Frozen north out in the cold

October 13, 2000

Fewer Canadian researchers are joining the multinational teams conducting studies in the country's north, according to a task force report.

Canada's northern research is deteriorating, says the report, which was commissioned by two federal agencies, the Natural Sciences and Engineering Council and the Social Sciences and Humanities Research Council.

More than 700 academics and researchers studying the north were questioned for the report, and its authors met with groups in the three Arctic territories.

The report says cuts to northern research, made largely as a result of austerity measures over the past ten years, may soon cause lasting damage to the country. "Canada is in danger of being unable to meet its basic national obligations to adequately monitor, manage and safeguard its northern environment, or to respond to current and emerging social issues in the north," it says.

The chair of the task force, Tom Hutchinson of Trent University, said the weaknesses happened accidentally. Federal departments had to make savings, and many imposed uncoordinated cuts in northern research funding. Several university researchers lost the ability to tap into federal programmes.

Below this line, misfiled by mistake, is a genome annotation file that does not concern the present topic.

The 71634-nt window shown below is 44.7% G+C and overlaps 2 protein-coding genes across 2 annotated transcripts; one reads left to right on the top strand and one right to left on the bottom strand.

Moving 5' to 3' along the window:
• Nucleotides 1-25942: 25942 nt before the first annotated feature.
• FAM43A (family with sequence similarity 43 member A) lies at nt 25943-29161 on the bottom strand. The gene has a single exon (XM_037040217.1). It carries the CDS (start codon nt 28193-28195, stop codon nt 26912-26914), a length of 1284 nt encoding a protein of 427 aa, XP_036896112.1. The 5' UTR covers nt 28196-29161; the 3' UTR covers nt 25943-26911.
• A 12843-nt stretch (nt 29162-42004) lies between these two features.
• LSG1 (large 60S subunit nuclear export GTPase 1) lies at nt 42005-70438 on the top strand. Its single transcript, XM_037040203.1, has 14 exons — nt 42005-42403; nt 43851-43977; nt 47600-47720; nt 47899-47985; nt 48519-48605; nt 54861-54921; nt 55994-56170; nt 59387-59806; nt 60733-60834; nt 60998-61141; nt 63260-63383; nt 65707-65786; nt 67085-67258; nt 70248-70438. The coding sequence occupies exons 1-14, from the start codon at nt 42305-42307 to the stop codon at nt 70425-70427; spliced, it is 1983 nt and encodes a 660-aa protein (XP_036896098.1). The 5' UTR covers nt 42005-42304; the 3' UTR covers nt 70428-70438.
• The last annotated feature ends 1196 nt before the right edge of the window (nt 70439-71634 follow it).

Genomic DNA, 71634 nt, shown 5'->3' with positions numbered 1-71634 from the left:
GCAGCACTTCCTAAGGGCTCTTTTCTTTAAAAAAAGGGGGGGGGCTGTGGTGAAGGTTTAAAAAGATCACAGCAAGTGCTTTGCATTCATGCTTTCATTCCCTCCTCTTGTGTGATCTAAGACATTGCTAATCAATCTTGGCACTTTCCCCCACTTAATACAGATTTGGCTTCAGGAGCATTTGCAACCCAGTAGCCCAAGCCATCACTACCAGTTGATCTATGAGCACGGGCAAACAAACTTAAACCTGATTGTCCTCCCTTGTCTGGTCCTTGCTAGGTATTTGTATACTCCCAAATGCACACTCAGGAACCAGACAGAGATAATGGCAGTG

The number of projects supported by the Polar Continental Shelf Project - the Canadian mechanism for logistical support in the Arctic - has declined from 300 in 1990 to about 150 this year. Many initiatives, including regional and economic development, the human food chain and poverty alleviation, have been affected. Funding for projects touching on science and technology has fallen 30-40 per cent over the past six years.

"Canadians are proud of their north but have been woefully neglectful. I guess ignorance is better than maliciousness," Professor Hutchinson said.

Canada is increasingly depicted as a country relegated to following research trends. The United States, Scandinavia and the European Union greatly outspend the Canadians, according to the report.

The task force recommends the establishment of 24 university research chairs and a series of scholarships and postdoctoral fellowships dedicated to northern research as well as the support of 70 strategic research projects of high social, industrial and environmental relevance.

The federal government recently made it clear that the north is an important area. Professor Hutchinson is optimistic that his task force's report, along with similar findings from a government study due out next year, will embarrass the Canadian government into action.

Details: www.nserc.ca/news/ p000921.htm


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